December 23, 2022
The International Coalition for Human Rights in the Philippines (ICHRP) joins the international community in grieving the sudden and unexpected passing of Jose Maria “Ka Joma” Sison. He died at the age of 83 last December 16 after being confined for two weeks in a hospital in Utrecht, The Netherlands.
He was the founding Chairperson of the Communist Party of the Philippines (CPP), the Chief Political Consultant of the National Democratic Front of the Philippines (NDFP) Peace Negotiating Panel, and Emeritus Chair of the International League of People’s Struggle (ILPS), which he also helped found in 2001.
“Sison was a patriot and a staunch fighter for the comprehensive individual and collective human rights of the Filipino people for over 60 years,” said ICHRP chairperson Peter Murphy.
“His advocacy of armed struggle as a legitimate and vital part of the Filipino liberation struggle attracted massive retaliation from the US government and its Filipino subordinates. But all peoples have the right to rebel against tyranny, as expressed in the preamble to the Universal Declaration of Human Rights. Ka Joma insisted that the armed struggle in the Philippines be conducted lawfully,” said Murphy.
While in exile in the Netherlands, Sison was able to play a key role in the decades-long peace talks between the Government of the Republic of the Philippines and the National Democratic Front of the Philippines. Through his active participation with the NDFP panel, three major agreements between the two parties were signed — the The Hague Joint Declaration, the Comprehensive Agreement on Respect for Human Rights and International Humanitarian Law (CARHRIHL), and the Joint Agreement on Security and Immunity Guarantees (JASIG). As well, Ka Joma contributed to the draft Comprehensive Agreement on Social and Economic Reforms (CASER), which was initiated by both negotiating panels in 2017, but blocked by President Duterte.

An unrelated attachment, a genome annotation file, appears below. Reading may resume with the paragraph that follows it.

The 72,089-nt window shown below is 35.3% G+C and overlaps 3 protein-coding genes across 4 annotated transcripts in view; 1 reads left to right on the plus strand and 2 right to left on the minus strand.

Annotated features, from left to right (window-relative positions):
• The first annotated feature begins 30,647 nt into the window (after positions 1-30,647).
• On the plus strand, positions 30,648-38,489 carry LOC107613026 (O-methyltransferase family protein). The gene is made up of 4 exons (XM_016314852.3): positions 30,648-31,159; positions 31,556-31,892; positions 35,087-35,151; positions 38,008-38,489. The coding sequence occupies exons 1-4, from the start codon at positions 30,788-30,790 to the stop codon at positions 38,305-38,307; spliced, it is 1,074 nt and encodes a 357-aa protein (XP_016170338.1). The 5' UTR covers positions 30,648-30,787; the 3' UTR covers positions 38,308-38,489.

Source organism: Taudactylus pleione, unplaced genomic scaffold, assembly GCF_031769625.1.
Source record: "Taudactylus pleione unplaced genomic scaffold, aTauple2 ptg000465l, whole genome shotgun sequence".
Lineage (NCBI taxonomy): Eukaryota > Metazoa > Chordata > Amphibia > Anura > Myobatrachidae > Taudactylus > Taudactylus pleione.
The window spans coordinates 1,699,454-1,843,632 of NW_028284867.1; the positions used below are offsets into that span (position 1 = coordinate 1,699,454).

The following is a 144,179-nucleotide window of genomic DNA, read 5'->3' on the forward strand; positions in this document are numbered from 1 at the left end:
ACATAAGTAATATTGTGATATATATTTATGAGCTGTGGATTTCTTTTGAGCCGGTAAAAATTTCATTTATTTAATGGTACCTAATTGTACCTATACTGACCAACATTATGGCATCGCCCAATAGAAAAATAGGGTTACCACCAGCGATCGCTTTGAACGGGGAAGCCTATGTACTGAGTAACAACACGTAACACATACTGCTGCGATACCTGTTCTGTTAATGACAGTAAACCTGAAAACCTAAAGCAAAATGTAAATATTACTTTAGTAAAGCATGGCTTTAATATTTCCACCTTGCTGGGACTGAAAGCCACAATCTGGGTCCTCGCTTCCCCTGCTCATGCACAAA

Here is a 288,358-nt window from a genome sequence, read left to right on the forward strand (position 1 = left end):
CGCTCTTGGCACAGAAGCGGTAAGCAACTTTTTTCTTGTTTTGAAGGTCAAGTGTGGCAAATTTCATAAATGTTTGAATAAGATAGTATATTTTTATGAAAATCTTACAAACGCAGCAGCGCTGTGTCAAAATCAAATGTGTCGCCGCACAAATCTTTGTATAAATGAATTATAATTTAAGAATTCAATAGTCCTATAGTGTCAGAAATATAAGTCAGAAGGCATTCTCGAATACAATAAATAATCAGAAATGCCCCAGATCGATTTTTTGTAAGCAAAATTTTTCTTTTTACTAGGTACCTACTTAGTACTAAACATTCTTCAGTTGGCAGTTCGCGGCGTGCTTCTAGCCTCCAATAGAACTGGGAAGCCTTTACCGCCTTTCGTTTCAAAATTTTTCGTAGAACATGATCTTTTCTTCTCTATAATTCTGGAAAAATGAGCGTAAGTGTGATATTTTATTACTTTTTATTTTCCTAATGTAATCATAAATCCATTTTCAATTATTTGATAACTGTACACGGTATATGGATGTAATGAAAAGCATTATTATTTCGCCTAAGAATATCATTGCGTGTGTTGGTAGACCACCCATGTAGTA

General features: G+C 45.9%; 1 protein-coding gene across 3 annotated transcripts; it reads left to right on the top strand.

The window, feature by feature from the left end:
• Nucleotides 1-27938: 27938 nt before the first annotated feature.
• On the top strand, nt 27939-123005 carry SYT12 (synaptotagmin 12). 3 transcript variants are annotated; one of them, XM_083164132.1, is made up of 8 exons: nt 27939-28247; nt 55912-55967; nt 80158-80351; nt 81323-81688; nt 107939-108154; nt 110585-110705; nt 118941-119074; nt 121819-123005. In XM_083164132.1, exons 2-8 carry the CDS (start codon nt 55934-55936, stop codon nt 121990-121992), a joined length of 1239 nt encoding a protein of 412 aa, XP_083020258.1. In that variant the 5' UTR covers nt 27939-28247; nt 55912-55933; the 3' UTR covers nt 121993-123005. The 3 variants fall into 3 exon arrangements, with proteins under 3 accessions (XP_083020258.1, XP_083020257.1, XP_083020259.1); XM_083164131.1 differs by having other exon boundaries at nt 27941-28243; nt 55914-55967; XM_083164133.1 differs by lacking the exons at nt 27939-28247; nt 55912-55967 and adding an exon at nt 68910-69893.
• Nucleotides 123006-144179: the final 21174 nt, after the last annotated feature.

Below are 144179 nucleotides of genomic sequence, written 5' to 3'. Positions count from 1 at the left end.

“The draft CASER represents a decisive step forward in addressing the roots of social conflict in the Philippines,” said Murphy.
These agreements are monumental contributions to the struggle for the Filipino people’s rights. The Hague Joint Declaration recognized that the NDFP and GRP are equals in the peace talks, which are aimed at resolving the armed conflict with a just and lasting peace. It set out four substantive agenda for the negotiations — CARHRIHL, social and economic reforms, political and constitutional reforms, and the end of hostilities and disposition of forces.
CARHRIHL applies the United Nations international human rights conventions and International Humanitarian Law to ensure the protection and respect of the human rights of civilians and of forces of both parties who are rendered hors de combat while directly participating in the armed conflict. The draft CASER contains specific initiatives to solve the poverty, exploitation and oppression that is the root of the armed conflict in the country, such as genuine land reform, rural development, and national industrialization.
“ICHRP honors Ka Joma’s legacy and contributions to the struggle for self-determination and development of the Filipino people. We urge the international community and international institutions to stand with the victims of human rights violations and those who struggle for democracy and human rights in the Philippines,” concluded Peter Murphy.